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Abandoned Kingsway double decker tramway subway in London

Petar Djajkovski

The Kingsway Tram Tunnel is an abandoned part of the London tramway subway connecting the northern and southern parts of the tramway subway systems in the Holborn area. At the time it was built, it was the first and only of its kind.

The station was opened 111 years ago, on February 24th, 1906 and has stood empty for more than 60 years now. Most recently, it has been used as a set in films and television shows.

Kingsway Subway entrance in Southampton Row – Author: Tony Hisgett – CC BY 2.0

Kingsway Subway entrance in Southampton Row – Author: Tony Hisgett – CC BY 2.0

When the services opened to the public, there was a ceremony held by the chairman of the Highways Committee. The first part of the railway took 12 minutes northbound uphill to the Angel and 10 minutes to return back to Aldwych. The first carts were driven by horses and also used roads on the surface at some points before descending back into a tunnel. Later that year, on November 16th, the route was extended further north from Angel to Highbury Station. For use on the innovative tram track, a new type of cart was designed. The carriages were made from non-flammable materials and the usual wooden trams that were common on all other routes were not permitted to enter the subway.

The disused Holborn Tram Station in London, UK, in the Kingsway Tram Tunnel. Author: Cnbrb – CC BY-SA 3.0

The disused Holborn Tram Station in London, UK, in the Kingsway Tram Tunnel. Author: Cnbrb – CC BY-SA 3.0

An interesting addition to the already peculiar underground tram was the double-decker trams. With the opening of the new lines and junctions in 1920, the Kingsway tramway subway’s profitability fell. In order for the subway to remain profitable, they needed to raise the number of passengers per day. So in 1929, they decided to increase the height of the tunnels. They started the same year in September and increased the headroom to 5 meters. In some places, work was done on the ceiling while in other parts of the route, height was achieved by digging at the bottom, below the tracks.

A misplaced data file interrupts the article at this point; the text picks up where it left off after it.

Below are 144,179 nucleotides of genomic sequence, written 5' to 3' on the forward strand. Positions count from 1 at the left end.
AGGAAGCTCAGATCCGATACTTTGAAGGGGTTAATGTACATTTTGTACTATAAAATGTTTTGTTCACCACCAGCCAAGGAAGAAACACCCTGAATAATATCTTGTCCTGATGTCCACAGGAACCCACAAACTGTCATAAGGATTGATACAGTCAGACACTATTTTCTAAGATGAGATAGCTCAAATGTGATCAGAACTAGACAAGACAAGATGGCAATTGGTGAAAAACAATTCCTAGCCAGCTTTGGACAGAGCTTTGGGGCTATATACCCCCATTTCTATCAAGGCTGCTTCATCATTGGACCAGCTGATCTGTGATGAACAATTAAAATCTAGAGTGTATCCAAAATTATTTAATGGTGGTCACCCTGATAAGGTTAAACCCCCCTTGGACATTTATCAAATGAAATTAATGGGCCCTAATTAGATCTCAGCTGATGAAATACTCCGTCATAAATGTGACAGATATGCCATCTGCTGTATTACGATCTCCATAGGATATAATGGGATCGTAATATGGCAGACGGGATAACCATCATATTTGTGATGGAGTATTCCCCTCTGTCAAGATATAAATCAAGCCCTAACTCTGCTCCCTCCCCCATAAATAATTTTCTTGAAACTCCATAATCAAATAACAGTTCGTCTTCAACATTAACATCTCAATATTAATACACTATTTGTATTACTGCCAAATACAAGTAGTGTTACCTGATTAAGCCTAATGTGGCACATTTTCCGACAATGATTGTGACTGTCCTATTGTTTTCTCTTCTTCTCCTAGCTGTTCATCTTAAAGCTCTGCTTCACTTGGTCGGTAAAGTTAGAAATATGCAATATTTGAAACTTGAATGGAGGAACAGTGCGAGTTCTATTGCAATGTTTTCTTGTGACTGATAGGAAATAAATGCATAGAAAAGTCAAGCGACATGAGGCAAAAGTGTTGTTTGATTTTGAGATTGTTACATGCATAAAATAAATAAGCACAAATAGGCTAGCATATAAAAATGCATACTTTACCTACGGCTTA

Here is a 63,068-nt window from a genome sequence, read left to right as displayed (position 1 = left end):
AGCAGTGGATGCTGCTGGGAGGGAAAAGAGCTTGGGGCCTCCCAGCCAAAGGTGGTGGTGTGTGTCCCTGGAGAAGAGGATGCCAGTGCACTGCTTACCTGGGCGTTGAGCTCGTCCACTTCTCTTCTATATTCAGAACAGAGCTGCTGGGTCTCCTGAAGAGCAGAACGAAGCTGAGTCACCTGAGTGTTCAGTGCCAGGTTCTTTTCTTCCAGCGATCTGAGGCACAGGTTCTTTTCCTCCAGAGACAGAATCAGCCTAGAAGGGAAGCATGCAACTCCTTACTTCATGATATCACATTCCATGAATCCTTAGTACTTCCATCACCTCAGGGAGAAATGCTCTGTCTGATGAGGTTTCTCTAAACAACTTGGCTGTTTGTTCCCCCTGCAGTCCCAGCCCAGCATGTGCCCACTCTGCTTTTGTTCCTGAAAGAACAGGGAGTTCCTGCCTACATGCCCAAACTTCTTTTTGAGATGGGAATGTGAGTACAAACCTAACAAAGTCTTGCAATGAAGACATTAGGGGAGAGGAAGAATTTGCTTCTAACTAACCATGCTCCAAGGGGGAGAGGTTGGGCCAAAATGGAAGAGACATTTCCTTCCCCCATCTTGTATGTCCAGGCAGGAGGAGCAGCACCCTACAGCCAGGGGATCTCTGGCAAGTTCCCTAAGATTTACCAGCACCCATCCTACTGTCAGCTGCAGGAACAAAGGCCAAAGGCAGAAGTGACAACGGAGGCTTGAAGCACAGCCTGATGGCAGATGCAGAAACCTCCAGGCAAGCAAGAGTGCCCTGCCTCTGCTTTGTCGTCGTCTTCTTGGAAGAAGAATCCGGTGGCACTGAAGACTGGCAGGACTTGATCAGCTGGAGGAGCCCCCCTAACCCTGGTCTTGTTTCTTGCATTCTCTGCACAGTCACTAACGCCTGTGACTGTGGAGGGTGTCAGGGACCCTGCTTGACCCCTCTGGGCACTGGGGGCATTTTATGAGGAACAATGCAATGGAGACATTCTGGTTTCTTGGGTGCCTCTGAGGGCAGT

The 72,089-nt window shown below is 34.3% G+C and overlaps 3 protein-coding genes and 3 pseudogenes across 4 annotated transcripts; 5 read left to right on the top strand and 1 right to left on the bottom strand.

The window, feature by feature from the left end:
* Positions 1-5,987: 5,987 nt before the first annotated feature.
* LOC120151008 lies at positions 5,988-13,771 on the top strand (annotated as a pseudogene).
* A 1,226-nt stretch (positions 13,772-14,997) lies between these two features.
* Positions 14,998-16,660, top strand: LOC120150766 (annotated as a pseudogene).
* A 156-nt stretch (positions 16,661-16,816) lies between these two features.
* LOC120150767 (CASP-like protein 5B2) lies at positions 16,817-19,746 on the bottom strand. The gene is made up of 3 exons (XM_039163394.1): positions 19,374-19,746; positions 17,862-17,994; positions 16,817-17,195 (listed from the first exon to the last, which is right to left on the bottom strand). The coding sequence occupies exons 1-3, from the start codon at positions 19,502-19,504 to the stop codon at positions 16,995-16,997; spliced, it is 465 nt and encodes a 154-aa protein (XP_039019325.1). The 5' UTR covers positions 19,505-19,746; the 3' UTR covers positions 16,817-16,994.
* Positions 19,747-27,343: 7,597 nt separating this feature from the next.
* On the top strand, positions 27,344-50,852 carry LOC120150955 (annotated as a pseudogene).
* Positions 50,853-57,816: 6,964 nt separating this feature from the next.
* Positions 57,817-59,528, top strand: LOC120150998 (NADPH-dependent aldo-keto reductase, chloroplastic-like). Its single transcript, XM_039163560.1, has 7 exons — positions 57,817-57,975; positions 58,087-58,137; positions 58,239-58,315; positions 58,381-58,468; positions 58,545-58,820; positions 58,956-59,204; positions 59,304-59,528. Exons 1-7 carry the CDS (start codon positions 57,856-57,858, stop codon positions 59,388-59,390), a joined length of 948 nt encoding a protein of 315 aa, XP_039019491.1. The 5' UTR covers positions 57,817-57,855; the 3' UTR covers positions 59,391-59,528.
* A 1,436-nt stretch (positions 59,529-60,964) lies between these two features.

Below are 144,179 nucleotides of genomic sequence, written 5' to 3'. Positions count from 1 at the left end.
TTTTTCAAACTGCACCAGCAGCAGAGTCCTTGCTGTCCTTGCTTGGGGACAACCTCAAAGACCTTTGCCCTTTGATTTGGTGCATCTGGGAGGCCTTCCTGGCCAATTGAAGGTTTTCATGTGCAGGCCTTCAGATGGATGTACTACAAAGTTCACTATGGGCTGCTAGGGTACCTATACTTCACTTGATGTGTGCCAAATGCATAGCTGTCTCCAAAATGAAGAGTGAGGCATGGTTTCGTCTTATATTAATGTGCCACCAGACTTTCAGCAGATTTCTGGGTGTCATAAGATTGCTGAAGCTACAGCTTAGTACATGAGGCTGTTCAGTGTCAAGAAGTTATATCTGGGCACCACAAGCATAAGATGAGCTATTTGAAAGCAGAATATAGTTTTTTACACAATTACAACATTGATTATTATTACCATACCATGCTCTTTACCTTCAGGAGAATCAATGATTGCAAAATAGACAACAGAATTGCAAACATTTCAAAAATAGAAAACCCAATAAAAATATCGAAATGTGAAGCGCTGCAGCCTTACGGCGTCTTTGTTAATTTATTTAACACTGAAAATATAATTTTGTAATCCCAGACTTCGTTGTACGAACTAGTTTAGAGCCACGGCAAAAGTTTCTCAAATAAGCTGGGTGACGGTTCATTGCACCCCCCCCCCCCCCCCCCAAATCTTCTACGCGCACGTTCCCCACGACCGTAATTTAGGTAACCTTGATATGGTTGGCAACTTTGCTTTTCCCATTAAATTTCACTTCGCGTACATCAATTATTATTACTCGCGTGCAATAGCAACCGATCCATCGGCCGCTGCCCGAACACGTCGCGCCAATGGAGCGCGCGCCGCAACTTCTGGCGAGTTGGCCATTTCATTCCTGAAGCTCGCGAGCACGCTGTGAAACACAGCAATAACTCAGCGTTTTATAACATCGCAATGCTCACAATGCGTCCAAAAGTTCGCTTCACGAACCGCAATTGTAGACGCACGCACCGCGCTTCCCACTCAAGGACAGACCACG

Kingsway Tram Tunnel in September 1933, just a few months after the London Passenger Transport Board took over the Central London tram system from the LCC. The No 35 tram is emerging from the northbound tunnel on its way to Highgate having started its journey in Forest Hill, South London. The Police Constable controlling traffic is probably from ‘E’ Division, either Holborn or Bow Street.

Kingsway Tram Tunnel in September 1933, just a few months after the London Passenger Transport Board took over the Central London tram system from the LCC. The No 35 tram is emerging from the northbound tunnel on its way to Highgate having started its journey in Forest Hill, South London. The Police Constable controlling traffic is probably from ‘E’ Division, either Holborn or Bow Street.

Around the year 1933, the London Passenger Transport Board decided to replace all the trams in London with more modern vehicles. The modern vehicles were the new trolleybuses, and soon after all trams in North, North-West, South, South-West, West, and East London were replaced. The action lasted until 1940 and successfully replaced all of the lines with new trolley carts except the ones in South London subway routes 31, 33, and 35.

London Transport timetable and changes leaflet.

London Transport timetable and changes leaflet.

After the Second World War, it was decided that the replacement of the remaining trams must be done with utmost urgency. This time the new modern vehicles would be diesel buses. On 1st of October 1950, they started with route 31, and shortly after, route 33 and 35 were replaced. The last service of the London trams was on Saturday 5th of April 1952 shortly after midnight. The next morning, all the remaining trams were run through to the depots of the London trams south of the River Thames.

A crossrail sign at the Southhampton Row entry to the Kingsway tram subway. Author: Nick-D – CC BY-SA 4.0

A crossrail sign at the Southhampton Row entry to the Kingsway tram subway. Author: Nick-D – CC BY-SA 4.0

As for television and the big screen, the Kingsway tramway subway has appeared as an entrance in Stephen Poliakoff’s Hidden City, as a railway tunnel in the film Bhowani Junction, in The Escapist and probably most popular of all, The Avengers, where it served as the secret entrance to the base of the Avengers. It’s been scenery for an episode (“The Last Tram”) of The Goon Show where it is the place where Neddie Seagoon discovers a long-lost tram that has been hijacked by Henry Crun and is hidden inside the Kingsway tunnel.